Travel Log 15: “There’s No Place Like Home? Rites of Reincorporation” By Marc Capparelli. Eastchester, New York

It’s strange for me to be home. While I knew this day would eventually come, it is hard for me to believe that it’s actually here. And although I’ve been home for less than a week now, I feel as if I have been here longer than the length of time I had studied abroad. Reincorporating back into my home community is both easy and difficult. It is easy because everything is the same and familiar to me. Yet, this is not really a positive thing. Since everything is the same, I’ve found that the only thing that has really changed is myself. Everything is boring here and everything is the same and everything is in excess. When walking into my room again for the first time in three months, I remember thinking, “what do I need all this stuff for?” Because of this difficulty in reincorporating myself, I feel I could be considered as being in another liminal phase where I am ‘betwixt and between’ my old and new self.

After reading Slimbach’s text for this week, I was so surprised at how well his descriptions fit some of the ways I have been feeling that I kept saying in my head, “that’s me!” One thing that really resonated with me from the reading was how little interest people have when it comes to listening to your experiences. In his text Slimbach writes, “Once they’ve heard the highlights, most are ready for you to be your “old self” again” (213). Just as he described, I’ve found that people expect you to be exactly how you were before you left. Additionally, out of “politeness” people will ask you about your trip, looking for that single phrase answer along the lines of, “It was great!” But you can’t collate everything that happened into one phrase nor would you have the time to ramble on about all the foods you’ve had, all the beautiful places and landscapes you viewed, every person you met who inspired you, every laugh you had that made you lose your breath, or even every cry that made tears fall to the floor. Just like Slimbach describes, sometimes people don’t even know what to ask simply because they just cannot relate. People have their own lives here. All they may want is a quick summary of your experience.

When I was away, I was free to adventure in any way I pleased. Since that is over now, I am bored in my home community. Slimbach writes, “Why is travel so exciting? Partly because it triggers the thrill of escape, from the conscription of the daily, the job, the boss, the parents” (208). This “thrill of escape” is what I took the most pleasure in. I was always on the run going place to place. Now I am stuck home in the same place remembering to say “bye” instead of “ciao.” This is makes travel so spectacular. When you travel you break away from the norm and find a new self. More specifically, you create a new self. That is why it is so important to use what you have learned as you go forward in life. Mahatma Gandhi once said, “What lies ahead of you and what lies behind you is nothing compared to what lies within you.” This is the quotation I chose to share with my letter of reincorporation. It speaks to me because it describes how what you have inside is everything you need. While the study abroad experience is over and I am completely unsure of what lies ahead of me for my future, I know that everything that has happened to me up until today lies within me and it has made me a stronger and smarter person. What lies within is what is most important.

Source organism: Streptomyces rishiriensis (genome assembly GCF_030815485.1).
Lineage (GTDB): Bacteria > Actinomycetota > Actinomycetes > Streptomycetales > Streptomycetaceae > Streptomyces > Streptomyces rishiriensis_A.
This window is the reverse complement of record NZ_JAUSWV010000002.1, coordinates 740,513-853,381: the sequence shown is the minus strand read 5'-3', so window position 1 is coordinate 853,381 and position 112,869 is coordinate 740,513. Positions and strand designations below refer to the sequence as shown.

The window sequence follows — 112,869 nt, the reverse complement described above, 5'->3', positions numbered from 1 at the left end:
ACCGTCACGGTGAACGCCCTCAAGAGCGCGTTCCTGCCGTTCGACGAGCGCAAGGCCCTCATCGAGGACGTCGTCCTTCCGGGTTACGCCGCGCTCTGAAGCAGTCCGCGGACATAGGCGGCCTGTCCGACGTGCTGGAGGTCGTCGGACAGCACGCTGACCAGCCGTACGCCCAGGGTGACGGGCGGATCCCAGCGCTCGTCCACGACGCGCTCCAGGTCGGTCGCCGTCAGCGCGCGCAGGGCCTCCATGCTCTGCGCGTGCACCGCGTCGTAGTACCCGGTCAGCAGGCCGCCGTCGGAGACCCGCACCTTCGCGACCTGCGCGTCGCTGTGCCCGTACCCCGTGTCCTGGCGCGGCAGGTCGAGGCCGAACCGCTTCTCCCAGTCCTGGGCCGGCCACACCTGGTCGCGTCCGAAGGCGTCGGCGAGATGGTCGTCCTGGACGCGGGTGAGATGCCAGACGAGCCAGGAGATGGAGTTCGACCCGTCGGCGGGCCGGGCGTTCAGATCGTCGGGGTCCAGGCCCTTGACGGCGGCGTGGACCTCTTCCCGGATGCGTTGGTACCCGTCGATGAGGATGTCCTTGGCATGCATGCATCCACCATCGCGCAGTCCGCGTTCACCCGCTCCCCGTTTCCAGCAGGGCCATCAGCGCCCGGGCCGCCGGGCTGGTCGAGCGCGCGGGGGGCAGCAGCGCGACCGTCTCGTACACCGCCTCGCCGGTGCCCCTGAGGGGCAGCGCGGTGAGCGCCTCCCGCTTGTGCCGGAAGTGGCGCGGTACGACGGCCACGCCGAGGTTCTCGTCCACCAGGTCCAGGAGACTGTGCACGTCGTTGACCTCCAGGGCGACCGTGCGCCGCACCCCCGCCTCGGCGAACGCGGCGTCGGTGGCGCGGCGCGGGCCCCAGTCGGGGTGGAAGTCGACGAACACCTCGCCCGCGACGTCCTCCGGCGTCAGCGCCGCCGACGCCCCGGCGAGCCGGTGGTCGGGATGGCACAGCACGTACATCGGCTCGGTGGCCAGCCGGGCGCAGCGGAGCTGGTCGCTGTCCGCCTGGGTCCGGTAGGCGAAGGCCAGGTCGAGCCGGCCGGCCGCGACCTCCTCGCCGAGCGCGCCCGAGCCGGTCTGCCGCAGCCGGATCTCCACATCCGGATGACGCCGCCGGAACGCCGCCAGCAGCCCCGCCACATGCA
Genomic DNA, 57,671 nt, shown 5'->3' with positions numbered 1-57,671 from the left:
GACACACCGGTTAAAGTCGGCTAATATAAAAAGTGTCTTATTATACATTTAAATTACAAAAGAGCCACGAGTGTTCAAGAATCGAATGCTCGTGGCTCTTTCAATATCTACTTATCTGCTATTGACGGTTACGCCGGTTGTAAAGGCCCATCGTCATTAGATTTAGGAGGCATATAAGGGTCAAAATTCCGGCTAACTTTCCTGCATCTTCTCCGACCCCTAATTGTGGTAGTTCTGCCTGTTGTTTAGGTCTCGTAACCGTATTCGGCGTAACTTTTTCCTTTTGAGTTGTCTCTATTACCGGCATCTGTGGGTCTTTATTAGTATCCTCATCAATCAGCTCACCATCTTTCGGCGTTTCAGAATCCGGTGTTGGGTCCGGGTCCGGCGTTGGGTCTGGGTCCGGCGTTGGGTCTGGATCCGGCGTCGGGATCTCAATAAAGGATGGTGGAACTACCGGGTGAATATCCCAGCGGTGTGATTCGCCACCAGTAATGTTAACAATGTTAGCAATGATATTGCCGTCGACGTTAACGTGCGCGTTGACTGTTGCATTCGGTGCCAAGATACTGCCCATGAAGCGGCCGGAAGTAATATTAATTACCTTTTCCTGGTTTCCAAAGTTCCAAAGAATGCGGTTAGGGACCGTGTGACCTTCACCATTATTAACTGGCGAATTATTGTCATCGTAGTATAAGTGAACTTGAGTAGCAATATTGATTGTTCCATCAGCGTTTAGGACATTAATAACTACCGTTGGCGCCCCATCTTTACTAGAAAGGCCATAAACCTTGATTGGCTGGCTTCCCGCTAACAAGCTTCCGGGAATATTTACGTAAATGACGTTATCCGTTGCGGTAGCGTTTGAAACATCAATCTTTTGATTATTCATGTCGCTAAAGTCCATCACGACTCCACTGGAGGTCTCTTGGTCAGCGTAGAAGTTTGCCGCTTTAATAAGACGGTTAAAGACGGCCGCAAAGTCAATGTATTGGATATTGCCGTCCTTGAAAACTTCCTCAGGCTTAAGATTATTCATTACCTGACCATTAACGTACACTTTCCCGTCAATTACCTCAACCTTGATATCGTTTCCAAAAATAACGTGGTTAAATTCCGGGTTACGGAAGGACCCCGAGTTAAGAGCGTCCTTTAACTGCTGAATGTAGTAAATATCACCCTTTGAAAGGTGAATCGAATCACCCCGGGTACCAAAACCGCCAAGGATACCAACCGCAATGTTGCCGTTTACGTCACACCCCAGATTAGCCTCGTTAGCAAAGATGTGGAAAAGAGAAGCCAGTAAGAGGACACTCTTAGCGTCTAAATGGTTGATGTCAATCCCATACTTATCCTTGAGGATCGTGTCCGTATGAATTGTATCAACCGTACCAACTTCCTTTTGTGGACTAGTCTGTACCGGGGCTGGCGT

In order to carry my experience forward even more, I am going to live a more sustainable lifestyle as well as one where I simply have less. Italians live a much more sustainable lifestyle. They never waste food or water and basically throw a fit if the lights are left on and no one is using them. This all makes sense to me and I’m not sure why I lived any other way before. I also don’t know why I ever had so many clothes. I basically wore the same pair of jeans for two months in Italy (with a wash here and then). Any time I traveled, I’d bring one or two shirts, a toothbrush, and deodorant. Living a minimalist lifestyle is so much fun. I also grew accustomed to not having internet connection everywhere I went and feel much less inclined to use it now. I don’t even want to watch TV. However, I do love playing video games so I don’t think that will stop. But besides that, I also don’t know why I never just drank from the tap. I’m never using bottles again, it’s such a waste! While these are just a few of the gems I’ve taken back with me, I know that there are many other habits that I will do differently back home.

A quotation that resonates with me right now is “We travel not to escape life, but for life not to escape us.” This similarly describes what Slimbach described earlier about the thrill of escape but with a certain twist. Life can becoming boring and dull when you do the same routine over and over again. Yet when you travel, life comes right back into you and awakens what’s within you. I can’t wait to do it again someday.


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